British farmers should be confident the world wants to buy their produce, according to Agriculture and Horticulture Development Board (AHDB) chairman Peter Kendall.
Speaking before the St George meat industry dinner in Paris (20 October), the former NFU president said most producers had faced a tough year of falling prices but exporting more would keep home markets honest and add carcass value by using more unusual cuts.
He said the younger generation was already planning to step up production and grasp the opportunities of a growing world population and greater demand for meat and dairy.
Recent figures from Tetra Pak forecast world dairy consumption to rise 36% in the next decade, while most analysts agree economic growth in fast-growing countries like China will add to beef, lamb and pork demand.
“Some people say to me the future of British farming is cutting back production and shorting the market,” he says.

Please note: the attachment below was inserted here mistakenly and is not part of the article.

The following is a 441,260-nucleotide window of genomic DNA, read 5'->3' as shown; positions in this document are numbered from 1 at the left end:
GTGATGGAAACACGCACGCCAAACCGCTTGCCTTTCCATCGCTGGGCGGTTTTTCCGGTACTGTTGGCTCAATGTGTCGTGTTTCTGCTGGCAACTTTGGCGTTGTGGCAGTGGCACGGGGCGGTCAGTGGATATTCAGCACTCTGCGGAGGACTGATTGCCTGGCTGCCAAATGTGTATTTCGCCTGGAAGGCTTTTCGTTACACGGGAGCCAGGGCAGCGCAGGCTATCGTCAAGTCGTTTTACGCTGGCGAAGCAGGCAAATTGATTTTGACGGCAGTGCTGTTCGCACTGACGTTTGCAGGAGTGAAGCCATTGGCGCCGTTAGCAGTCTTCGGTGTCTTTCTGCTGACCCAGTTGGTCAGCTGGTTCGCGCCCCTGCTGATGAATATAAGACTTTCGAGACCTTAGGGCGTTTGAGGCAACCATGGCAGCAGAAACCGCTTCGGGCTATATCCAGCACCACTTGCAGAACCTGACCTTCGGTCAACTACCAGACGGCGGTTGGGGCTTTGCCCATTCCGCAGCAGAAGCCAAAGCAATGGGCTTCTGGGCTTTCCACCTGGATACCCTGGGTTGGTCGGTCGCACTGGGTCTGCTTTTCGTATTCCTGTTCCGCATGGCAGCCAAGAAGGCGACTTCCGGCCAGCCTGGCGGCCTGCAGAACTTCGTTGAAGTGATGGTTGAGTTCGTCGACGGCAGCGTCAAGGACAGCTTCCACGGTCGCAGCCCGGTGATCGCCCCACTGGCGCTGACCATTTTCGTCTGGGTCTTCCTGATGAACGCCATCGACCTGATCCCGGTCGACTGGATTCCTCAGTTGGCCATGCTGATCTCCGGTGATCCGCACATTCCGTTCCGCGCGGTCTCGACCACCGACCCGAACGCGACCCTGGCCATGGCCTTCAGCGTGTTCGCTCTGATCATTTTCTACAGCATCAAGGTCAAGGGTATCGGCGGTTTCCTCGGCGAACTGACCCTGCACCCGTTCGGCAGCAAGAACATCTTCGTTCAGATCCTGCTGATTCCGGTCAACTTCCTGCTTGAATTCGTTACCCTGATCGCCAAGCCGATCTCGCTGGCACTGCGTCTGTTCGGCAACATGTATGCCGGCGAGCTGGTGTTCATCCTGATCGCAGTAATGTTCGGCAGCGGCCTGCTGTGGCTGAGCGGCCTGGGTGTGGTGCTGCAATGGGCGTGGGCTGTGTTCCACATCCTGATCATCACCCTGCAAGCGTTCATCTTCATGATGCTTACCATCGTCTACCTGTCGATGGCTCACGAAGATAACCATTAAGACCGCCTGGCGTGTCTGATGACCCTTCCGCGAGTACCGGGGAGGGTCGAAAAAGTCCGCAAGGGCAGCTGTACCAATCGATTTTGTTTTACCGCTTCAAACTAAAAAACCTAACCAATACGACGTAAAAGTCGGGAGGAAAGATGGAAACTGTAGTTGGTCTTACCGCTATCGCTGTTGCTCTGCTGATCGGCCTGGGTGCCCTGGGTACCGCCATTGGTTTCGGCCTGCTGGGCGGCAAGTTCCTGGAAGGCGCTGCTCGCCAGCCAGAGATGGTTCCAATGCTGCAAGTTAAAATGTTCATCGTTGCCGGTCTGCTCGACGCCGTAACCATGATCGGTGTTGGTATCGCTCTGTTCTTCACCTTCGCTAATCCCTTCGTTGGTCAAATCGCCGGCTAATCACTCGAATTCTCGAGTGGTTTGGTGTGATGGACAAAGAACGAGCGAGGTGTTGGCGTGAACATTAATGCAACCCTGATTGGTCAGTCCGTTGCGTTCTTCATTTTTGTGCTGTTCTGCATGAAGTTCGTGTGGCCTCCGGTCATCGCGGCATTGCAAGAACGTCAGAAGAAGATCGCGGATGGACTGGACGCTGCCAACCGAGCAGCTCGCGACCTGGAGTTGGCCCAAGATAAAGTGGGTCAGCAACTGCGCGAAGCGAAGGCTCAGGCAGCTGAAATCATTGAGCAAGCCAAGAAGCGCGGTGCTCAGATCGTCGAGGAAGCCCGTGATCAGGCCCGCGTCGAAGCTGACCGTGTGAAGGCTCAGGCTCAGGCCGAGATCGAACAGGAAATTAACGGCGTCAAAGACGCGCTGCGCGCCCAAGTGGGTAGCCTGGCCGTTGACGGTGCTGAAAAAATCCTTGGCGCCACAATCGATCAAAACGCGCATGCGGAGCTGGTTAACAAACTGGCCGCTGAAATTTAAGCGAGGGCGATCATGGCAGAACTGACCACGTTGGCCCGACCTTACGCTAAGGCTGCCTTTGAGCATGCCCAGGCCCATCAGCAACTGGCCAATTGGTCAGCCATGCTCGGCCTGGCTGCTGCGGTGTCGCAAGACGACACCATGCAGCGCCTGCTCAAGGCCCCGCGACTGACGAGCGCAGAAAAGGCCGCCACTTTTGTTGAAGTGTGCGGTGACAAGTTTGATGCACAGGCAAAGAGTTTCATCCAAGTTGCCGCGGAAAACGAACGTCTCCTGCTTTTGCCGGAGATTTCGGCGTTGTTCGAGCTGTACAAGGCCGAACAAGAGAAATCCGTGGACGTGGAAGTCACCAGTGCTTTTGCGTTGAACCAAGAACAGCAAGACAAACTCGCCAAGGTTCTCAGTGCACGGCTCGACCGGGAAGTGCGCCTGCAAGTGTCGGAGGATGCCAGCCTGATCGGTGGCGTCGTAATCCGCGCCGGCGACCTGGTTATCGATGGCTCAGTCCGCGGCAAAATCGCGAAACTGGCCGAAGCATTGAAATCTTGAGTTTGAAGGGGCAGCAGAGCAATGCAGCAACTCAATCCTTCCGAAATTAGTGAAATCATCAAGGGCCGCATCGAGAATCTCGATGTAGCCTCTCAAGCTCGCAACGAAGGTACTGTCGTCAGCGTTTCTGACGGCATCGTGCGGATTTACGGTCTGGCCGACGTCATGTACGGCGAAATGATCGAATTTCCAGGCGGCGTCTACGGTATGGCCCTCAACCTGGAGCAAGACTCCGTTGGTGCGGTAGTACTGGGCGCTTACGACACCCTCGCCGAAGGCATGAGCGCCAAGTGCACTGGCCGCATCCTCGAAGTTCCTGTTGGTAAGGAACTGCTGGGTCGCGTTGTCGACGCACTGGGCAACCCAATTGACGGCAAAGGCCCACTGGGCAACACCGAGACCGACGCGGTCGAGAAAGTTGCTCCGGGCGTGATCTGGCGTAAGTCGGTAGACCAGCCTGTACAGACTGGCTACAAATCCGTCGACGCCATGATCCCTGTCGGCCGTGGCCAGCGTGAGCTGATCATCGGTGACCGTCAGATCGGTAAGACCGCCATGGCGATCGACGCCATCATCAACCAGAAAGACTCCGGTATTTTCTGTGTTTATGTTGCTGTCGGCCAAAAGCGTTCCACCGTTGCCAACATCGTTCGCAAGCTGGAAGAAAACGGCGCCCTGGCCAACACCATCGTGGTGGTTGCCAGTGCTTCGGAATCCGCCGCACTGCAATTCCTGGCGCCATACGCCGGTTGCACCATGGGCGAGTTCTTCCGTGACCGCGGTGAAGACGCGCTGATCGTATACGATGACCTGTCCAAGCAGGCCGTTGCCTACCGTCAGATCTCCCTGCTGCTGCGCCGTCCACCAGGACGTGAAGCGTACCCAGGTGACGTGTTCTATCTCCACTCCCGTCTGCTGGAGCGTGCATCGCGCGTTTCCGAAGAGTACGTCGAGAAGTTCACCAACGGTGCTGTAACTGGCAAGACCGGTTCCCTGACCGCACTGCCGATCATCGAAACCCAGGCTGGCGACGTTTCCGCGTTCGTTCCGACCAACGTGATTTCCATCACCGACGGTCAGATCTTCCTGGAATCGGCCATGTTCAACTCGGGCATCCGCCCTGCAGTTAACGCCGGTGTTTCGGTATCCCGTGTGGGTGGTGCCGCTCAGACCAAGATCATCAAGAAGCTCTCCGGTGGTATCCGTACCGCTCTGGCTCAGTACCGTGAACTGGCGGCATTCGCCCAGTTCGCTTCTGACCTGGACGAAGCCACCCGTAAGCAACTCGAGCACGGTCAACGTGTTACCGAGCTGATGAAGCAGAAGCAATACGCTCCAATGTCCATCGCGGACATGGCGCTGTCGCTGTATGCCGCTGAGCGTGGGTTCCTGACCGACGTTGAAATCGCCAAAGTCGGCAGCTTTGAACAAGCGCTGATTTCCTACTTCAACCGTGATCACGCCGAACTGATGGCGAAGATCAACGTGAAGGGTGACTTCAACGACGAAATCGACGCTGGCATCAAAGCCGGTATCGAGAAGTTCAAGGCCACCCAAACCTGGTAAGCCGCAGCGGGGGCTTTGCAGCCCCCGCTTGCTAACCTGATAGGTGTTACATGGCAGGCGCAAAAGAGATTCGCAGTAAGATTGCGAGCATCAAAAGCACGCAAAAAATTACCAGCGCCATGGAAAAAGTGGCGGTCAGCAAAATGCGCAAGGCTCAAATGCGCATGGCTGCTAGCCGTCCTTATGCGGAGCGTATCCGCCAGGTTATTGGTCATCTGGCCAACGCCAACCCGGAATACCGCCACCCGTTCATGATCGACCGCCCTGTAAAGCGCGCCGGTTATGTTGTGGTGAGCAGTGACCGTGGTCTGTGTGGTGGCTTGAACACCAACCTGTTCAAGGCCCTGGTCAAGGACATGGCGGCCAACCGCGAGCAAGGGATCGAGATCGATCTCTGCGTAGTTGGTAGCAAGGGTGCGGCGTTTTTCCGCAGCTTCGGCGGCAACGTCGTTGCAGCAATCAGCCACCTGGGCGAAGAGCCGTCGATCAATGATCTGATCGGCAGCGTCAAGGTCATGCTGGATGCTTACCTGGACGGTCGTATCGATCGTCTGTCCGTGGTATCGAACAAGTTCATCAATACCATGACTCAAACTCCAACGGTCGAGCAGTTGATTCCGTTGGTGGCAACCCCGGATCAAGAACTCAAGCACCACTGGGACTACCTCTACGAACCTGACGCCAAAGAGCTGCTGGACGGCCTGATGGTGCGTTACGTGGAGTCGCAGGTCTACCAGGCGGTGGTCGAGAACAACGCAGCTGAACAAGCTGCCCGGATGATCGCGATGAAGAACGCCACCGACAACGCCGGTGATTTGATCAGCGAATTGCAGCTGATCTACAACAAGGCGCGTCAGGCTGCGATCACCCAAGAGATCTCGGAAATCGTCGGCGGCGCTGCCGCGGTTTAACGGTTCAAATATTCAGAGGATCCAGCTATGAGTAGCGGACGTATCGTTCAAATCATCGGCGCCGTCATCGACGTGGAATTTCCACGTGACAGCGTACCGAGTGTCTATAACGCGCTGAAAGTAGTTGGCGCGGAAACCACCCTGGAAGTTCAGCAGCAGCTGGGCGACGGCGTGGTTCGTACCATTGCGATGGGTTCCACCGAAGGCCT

“We need to shout about the fact that world markets want our products and therefore we need to find ways of making sure we produce at the right quality, the right quantity and the right time for those markets.”
Earlier that day, Mr Kendall met exporters at Sial, the world’s second biggest food show, held every two years in the French capital.
Eblex ran an English-themed stand for businesses to catch up with customers and attract new ones.
Mr Kendall suggested a combined AHDB or UK presence might become more usual at large trade shows, drawing in milk levy board DairyCo.
“I hope that over the next year or so we can work quite hard to see how we can pull together those messages of AHDB and put out a united force on market development,” he added.
Speaking on the Eblex stand, Defra secretary Liz Truss said her priorities were increasing exports as well as keeping up consumption of British products at home.
She said work was being done to protect the home market by allowing public services to buy more local and seasonal food, as well as introducing new country-of-origin labelling next year.
Ms Truss added that the number of British stands at the show was up 30%, showing a “real appetite” for exports among businesses.